Dry matter of the diets (DM) was determined at 104°C for 24 h while all other analyses were done on samples dried at 65°C and ground in a mill to pass through a 0.5mm screen. Ash content was determined by igniting the ground sample at 550° C in a muffle furnace for 12 h. The Association of Official Analytical Chemists method (AOAC 1984) was used for crude proteins (CP) determination. Acid detergent fiber (ADF) and neutral detergent fiber (NDF) were determined as described by Van Soest et al. (1991) but sodium sulphite and alpha amylase were omitted from the NDF procedure. An enzymatic method (cholesterol enzymatic colorimetric test, CHOD-PAP, Biomaghreb, Tunisia) was used for cholesterol in serum and in egg yolk solubilized in 2% (w/v) NaCl solution (Pasin et al. 1998). Cholesterol in feed was determined by a spectrophotometric method employing ferric chloride in glacial acetic acid on lipid extract (Osman and Chin 2006). Saponins content was measured with the vanillin–perchloric acid colorimetric method as described by Wang et al. (2007) with some modifications. A volume of 0.1 or 0.075 ml of the diluted methanol crude extract of 0.2 g defatted samples was dried at 70 °C in a water bath after which 0.1 ml of 5% (w/v) vanillin-glacial acetic acid solution and 0.4 ml perchloric acid were added. The tube containing the mixture was vortex stirred to ensure complete distribution, plagued with glass marble and transferred to a water bath at 70°C for 15 min. It was removed thereafter and placed in ice-water to cool. Following this, 2.5 ml glacial acetic acid was added to each tube. The solution was mixed well and the absorbance measured against a freshly prepared blank reagent at 540 nm. A standard calibration plot was generated using known concentrations of saponins (cat №: 8047-15-2, Riedel de Haen).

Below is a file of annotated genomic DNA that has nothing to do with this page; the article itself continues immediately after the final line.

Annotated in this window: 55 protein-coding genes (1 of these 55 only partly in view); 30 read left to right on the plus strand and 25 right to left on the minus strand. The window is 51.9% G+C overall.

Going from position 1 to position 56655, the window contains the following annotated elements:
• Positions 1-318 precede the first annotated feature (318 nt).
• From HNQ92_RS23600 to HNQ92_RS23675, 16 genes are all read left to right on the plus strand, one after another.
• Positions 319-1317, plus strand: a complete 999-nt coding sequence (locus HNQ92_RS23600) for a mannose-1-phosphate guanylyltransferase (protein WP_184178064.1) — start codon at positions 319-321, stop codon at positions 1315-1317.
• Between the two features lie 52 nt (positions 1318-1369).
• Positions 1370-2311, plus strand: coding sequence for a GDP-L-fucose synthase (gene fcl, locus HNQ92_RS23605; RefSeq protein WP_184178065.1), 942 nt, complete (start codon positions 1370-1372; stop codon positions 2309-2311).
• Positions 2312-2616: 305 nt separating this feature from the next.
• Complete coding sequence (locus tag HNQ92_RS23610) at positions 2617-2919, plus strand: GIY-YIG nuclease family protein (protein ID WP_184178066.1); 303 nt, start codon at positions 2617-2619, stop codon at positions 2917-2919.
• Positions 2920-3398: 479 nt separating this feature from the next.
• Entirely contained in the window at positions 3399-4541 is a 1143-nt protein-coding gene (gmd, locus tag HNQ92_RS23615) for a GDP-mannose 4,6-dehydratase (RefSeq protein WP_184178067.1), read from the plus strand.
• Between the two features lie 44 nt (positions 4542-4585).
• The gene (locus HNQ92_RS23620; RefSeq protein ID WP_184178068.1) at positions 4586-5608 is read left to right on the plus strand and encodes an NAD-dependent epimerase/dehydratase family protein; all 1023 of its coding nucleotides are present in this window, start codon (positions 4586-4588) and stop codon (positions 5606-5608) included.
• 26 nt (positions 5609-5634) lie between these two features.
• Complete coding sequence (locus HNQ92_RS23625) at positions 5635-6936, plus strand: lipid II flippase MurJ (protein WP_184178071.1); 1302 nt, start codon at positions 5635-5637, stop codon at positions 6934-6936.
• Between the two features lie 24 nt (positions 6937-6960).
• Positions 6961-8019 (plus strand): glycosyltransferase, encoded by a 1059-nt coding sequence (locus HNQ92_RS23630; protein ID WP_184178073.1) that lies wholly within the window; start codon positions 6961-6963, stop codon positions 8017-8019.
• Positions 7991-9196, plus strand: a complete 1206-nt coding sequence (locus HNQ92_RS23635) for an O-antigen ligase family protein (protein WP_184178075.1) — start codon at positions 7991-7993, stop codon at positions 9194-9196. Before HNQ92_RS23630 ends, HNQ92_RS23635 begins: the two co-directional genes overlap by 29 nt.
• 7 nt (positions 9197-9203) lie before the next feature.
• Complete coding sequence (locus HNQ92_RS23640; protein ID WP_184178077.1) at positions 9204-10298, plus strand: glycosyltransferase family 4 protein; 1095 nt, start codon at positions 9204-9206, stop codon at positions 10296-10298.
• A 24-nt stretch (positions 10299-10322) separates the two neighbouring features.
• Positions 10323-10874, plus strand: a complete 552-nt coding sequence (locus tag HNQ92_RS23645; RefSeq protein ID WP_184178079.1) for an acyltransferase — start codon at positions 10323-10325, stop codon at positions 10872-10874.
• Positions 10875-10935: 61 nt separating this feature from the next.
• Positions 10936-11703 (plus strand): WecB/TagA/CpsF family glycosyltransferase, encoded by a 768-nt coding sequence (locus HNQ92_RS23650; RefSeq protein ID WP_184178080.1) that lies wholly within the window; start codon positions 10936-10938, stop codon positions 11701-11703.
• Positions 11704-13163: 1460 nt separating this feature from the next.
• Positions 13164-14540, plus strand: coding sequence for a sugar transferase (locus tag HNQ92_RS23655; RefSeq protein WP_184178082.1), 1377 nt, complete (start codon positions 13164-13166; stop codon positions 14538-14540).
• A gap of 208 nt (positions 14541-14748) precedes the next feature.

2.4. Statistical analysis

The experiment was a completely randomized design with each hen used or egg tested as the experimental unit. Collected data were subjected to analysis of variance using the GLM procedure of SAS (1989). Orthogonal contrasts and multiple comparison tests were performed among treatments when variables were significant.


3. Results and discussions

3.1. Laying Performance

The effect of ground fenugreek seeds incorporation in the hens’ diet on feed consumption, body weight change, egg production rate, egg weight, and feed conversion ratio is shown in Table 2. Although each hen was given 100 g of the control diet per day and either 0(FS0), 2(FS2), 4(FS4) or 6 g (FS3) of ground fenugreek seeds, the actual mean intakes were only 99.34, 101.20, 103.25 and 105.25 g/hen/d, respectively (table 2). The corresponding feed refusals were small and were not different (P>0.05) (data not shown).


Table 2. Dietary effects of ground fenugreek seed on the laying hen performances










Feed intake ( g/d)








Body weight change (g)












Hen-day laying rate (%)







Egg weight (g)












Egg mass (g/hen/d)








Feed efficiency











*treatments: 100 g basal diet+0 (FS0), 2 (FS2), 4 (FS4) or 6g ground fenugreek seeds(FS6); a-c: Mean values in the same row having different superscripts are significantly different (P <0.05); γ SEM=standard error of the mean


With respect to feed consumption, Nasra et al. (2010) reported that while local Mandarah strain hens fed diets supplemented with 0.5% ground fenugreek seeds during their 16-28 weeks of age period had their feed consumption significantly decreased after 8 weeks and increased after 12 weeks of treatment, those on 0.1% ground fenugreek seeds had their feed consumption increased after these both periods. The average feed consumption by hens on 0.5% ground fenugreek seeds diet was significantly reduced and that by hens on 0.1% ground fenugreek seeds increased. Abaza (2007) reported similar results for decreasing feed consumption when laying hens of the same breed at age of 32 weeks were fed 0.5% fenugreek. Moustafa (2006) indicated that fenugreek at levels 0.05, 0.1 and 0.15% did not affect feed consumption by Hy-Line White laying hens during 40-59 weeks of age. Abdalla et al. (2011) indicated that there was no effect of supplemented fenugreek at 1% level on feed consumption for Gimmizah laying hens.